The WTO and the Developing World: Do As We Say, Not As We Did

WHOSE TRADE ORGANIZATION? 
A Comprehensive Guide To The WTO

Excerpts from the book by Lori Wallach and Patrick Woodall

During the Uruguay Round GATT negotiations, developing countries raised concerns about the expansive set of 17 new international commercial agreements to be enforced by a global commerce agency, the WTO.  Rich countries and the GATT Secretariat staff promised developing countries that they would experience major gains as industrialized countries lowered and eventually eliminated tariffs on such items as textiles and apparel and cut agricultural subsidies that had enabled large agribusinesses to dominate world commodity markets. Think tanks, public opinion-makers and newspapers editorials have continued to relentlessly promote this notion of developing countries being the primary beneficiaries of WTO and globalization – despite a paucity of evidence to support such contentions and a growing record proving the opposite.  After nearly nine years of the WTO, few if any of the promised economic benefits materialized for developing countries and for many, poverty has worsened. The number of people living on less than $1 a day (the World Bank’s definition of extreme poverty) has risen since the WTO went into effect.

Our main findings on the economic impact of trade liberalization in developing WTO member nations are as follows:

  • WTO agreements have effectively pulled up the ladder behind the now-rich countries by banning developing countries from using the same policies that they did to develop.   From the perspective of developing countries, the Uruguay Round agreements can be viewed as effectively transforming the core components of the failed IMF economic development policy into new binding multilateral commitments which are cross-linked to export market access.   This means that for developing countries, the ability to gain market access for exports under global trade rules is now conditioned on implementing changes to domestic policy—such as new intellectual property protections and elimination of industrial policies—that undermine the ability of countries to develop.  The reality is that no country has ever developed under the conditions and terms required by WTO rules.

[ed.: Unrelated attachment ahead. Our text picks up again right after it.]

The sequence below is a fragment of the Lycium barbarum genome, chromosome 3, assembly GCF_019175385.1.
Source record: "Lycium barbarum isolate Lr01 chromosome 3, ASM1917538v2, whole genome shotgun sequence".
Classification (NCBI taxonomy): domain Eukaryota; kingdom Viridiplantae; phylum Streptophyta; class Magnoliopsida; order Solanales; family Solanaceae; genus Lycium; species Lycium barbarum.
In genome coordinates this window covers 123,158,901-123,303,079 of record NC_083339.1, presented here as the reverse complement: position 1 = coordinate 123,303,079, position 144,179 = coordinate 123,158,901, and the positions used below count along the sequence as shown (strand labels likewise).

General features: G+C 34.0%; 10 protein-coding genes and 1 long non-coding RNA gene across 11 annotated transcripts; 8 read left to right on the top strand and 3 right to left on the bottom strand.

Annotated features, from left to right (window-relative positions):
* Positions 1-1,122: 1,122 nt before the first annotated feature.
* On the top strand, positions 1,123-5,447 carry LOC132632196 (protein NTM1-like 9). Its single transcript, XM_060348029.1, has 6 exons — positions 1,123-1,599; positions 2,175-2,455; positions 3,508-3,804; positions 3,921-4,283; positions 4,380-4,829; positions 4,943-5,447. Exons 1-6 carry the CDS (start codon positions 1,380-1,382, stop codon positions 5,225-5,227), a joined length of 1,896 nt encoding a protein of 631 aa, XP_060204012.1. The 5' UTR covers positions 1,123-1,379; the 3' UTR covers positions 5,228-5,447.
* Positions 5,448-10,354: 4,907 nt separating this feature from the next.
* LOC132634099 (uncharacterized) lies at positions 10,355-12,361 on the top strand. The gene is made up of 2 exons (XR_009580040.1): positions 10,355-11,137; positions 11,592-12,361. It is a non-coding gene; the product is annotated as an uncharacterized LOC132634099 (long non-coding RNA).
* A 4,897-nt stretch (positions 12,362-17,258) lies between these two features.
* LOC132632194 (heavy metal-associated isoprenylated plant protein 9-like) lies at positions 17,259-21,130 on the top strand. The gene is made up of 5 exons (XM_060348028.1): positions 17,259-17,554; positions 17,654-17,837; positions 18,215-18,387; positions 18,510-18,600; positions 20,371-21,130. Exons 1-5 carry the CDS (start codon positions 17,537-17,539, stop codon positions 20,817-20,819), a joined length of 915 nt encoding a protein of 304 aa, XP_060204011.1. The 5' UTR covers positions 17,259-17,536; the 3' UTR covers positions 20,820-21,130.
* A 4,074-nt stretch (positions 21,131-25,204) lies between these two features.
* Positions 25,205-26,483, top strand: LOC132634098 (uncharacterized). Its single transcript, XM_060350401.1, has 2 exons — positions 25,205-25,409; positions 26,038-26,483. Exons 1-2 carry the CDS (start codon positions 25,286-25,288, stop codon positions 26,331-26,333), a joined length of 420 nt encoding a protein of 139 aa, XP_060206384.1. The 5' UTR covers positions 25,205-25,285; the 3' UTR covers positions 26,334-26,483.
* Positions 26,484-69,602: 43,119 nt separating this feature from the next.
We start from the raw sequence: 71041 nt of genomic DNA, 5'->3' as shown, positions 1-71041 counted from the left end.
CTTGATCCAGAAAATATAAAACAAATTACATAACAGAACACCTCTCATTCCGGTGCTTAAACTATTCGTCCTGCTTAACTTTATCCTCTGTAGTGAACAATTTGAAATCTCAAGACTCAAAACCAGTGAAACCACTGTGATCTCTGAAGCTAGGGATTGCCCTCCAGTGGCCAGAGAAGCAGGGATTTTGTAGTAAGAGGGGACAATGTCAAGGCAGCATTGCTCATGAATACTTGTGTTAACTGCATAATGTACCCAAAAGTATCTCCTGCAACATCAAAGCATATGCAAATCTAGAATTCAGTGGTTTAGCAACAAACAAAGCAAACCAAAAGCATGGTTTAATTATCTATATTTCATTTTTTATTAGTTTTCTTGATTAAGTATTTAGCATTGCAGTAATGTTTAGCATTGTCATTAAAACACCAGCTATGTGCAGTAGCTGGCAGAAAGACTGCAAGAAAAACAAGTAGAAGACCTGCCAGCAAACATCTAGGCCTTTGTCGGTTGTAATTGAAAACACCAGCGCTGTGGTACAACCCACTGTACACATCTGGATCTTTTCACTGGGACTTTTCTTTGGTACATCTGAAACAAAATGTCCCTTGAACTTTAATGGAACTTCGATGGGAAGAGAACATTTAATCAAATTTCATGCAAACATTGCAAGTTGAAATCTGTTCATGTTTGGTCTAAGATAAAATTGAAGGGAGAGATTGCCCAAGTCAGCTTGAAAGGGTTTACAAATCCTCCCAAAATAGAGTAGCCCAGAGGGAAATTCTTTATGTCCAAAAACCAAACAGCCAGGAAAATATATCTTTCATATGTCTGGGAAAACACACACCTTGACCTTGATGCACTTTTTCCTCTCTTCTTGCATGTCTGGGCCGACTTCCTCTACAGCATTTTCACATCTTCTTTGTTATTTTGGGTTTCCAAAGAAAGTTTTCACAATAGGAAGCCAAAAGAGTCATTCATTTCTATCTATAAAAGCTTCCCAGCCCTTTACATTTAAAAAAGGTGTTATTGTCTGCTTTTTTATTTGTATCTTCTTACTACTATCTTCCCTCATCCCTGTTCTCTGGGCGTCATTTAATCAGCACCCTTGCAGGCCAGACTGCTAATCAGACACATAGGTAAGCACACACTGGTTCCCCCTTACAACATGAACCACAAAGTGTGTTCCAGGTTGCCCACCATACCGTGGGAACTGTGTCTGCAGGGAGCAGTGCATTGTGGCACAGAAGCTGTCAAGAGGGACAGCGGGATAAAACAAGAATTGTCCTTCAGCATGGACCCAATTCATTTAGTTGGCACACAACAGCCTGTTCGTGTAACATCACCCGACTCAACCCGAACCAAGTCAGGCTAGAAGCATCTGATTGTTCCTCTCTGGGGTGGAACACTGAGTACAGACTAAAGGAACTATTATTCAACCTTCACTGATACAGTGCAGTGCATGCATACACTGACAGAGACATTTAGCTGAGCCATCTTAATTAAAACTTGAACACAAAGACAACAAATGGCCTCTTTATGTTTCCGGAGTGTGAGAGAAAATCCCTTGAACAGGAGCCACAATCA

• Poverty has increased in the era of the WTO. Defenders of the global economic status quo often toss around the notion that the number of people living on $1 per day has declined thanks to the IMF-WTO model.   In fact that claim relies solely on China’s massive population combined with China’s impressive record of per-capita income growth.   Of course, until 2001, China was not a WTO member and indeed has grown rapidly while employing mainly policies that the WTO forbids.  If one removes China, the world’s largest economy and one that has operated outside the WTO-IMF model, the number and percentage of people living on $1 a day increased during the period of WTO.  Worse, the LDCs who are strong participants in global trade have suffered from higher rates of extreme poverty than the average.  Between 1997 and 1999, 69% of the people in nations specializing in commodity exports lived in extreme poverty, significantly higher than the average extreme poverty rate in LDCs (50%).